Grocery price hikes, permanent change peaks in station seasons, and overall inflation are just a few reasons why Fort Hood Food Pantry is seeking community help and support to restock its shelves.
“At the moment, our pantry is very low on many essential items,” says Teresa Paris, administrative support specialist at the Fort Hood Garrison Reverend’s Office. Simple things like condiments…things you don’t even think about until you have them.The reason we need help is because more and more families are coming every month.”
The Fort Hood Food Pantry, located in two rooms within the Spirit of Fort Hood Chapel, nearly doubled the number of families served each month in July, up from 24 in June to 44 last month.
“We have a quick peanut butter and jelly here,” says Paris, who has been in the pastor’s office for more than a decade and has been working in the food pantry since her office took over in July 2017. “We have a pretty good selection of cereals, but they’re all the same. We don’t have a lot of variety.”
Food pantries provide emergency self-sufficiency. That means she can provide three days’ worth of preserved food to those who need it.
The Food Pantry is open to active duty military personnel, veterans, veterans, and members of the National Guard and Reserves on active duty. Guards and reservists who are not on active duty may use the food pantry with a chaplain referral. Active duty units can also receive commissary gift cards if the unit’s chaplain brings food into his pantry, Paris said.
“Commissary cards are limited to $10 per family member,” Paris said, but said that amount could be increased based on the unit’s pastor’s recommendation. She said gift cards help pay for perishables like milk, bread, meat, fresh fruit and eggs.
Pfc. Jada McCoy will arrive at Fort Hood in October 2021. He began working in the Garrison Chaplain’s Office as an expert in new religious affairs. She started working in the pantry even before she logged on to her office computer.
“It’s so good to see people coming here and helping themselves, helping their families, relying on us,” she said. It’s great to see the smiles on their faces and to see them give us feedback saying we helped them.”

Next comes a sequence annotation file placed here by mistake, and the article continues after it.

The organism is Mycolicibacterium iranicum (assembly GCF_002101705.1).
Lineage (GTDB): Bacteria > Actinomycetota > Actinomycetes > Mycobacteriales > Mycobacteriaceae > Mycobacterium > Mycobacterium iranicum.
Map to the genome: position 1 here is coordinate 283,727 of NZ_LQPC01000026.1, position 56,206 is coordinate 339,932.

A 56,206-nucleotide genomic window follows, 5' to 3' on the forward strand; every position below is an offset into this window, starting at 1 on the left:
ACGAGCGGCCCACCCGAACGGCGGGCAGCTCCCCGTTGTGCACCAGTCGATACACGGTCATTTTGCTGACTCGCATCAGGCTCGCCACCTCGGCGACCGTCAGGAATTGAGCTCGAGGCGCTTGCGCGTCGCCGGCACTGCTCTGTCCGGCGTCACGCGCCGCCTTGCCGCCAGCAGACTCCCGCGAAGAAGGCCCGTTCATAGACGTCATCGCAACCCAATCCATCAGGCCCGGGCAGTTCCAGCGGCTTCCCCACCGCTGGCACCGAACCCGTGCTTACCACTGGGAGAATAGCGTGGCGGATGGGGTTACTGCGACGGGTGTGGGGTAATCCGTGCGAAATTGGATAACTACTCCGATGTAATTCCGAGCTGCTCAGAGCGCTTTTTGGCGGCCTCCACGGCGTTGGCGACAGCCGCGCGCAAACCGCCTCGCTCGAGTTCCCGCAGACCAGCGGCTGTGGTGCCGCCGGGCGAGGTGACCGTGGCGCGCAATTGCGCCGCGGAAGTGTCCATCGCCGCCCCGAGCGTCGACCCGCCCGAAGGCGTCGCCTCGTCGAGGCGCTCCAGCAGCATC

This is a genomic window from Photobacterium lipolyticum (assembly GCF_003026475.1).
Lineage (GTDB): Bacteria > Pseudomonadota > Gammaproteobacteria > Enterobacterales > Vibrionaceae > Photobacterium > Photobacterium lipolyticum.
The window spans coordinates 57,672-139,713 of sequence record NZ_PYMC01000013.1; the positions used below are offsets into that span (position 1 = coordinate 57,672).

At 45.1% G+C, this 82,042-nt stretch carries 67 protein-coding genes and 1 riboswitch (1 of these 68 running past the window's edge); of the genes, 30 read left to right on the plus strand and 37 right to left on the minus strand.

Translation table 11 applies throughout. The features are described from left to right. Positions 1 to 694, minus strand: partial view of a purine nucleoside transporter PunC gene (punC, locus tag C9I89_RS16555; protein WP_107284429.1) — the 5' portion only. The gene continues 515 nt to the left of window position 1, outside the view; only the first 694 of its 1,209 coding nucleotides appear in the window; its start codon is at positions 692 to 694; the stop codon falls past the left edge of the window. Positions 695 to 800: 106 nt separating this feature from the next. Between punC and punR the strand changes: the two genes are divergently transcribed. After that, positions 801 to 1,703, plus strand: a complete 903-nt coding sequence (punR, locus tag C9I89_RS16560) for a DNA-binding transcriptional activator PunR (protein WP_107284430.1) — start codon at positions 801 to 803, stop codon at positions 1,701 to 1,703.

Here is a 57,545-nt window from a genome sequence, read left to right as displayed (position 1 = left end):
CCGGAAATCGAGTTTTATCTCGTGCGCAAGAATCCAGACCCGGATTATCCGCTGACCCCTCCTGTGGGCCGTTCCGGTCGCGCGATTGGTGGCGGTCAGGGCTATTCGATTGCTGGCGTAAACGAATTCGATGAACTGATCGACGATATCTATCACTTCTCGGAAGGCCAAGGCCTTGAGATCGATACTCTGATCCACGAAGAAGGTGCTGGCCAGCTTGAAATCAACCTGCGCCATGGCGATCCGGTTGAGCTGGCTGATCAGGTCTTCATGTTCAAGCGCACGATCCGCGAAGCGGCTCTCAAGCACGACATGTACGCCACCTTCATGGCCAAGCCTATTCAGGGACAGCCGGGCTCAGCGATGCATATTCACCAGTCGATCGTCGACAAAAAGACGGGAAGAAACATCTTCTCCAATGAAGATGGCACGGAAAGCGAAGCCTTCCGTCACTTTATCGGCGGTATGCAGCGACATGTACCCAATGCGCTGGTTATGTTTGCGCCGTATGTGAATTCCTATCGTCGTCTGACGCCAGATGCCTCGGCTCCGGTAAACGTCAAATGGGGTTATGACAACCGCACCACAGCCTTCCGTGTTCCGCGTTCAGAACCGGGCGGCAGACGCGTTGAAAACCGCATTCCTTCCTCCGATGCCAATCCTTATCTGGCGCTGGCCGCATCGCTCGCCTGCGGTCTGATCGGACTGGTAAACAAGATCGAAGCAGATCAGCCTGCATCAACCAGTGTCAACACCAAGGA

Since the summer of 2017, Parris has seen the pantry grow from one room to twice its current size. As the need grows, so too does support from many organizations for installation. She referred to the Post Commissary as a prime example.
“The (Fort Hood) Commissary has a ‘buy a bag’ program. It started as a holiday bag, but now we need help year-round, so they’re doing it year-round for us,” Paris said. When it comes here, it goes nowhere else.
“Both committees are doing it,” she added. “Today, Clear Creek is in food and Warrior Way is in toiletries and paper products. If you can’t buy cans of soup, you can’t buy toilet paper.”
Maintaining the confidentiality and dignity of patrons is imperative for those who use food pantry services, said a Catholic pastor who has been serving as a community pastor since arriving in Fort Hood in early June. According to one chaplain (captain) Eugene Sabarimtu.
“Sometimes when they come to the food pantry, they don’t understand what they’re really going through in their private lives. These are the three priorities that every human needs,” he said. “That’s why we’re trying to do the best we can. We feel like we’re walking in their shoes, with dignity and confidentiality.”
If you need help, would like to volunteer time to help with the food pantry, or would like to have non-perishable food delivered, please call the Garrison Chaplain’s Office at 254-288-6545.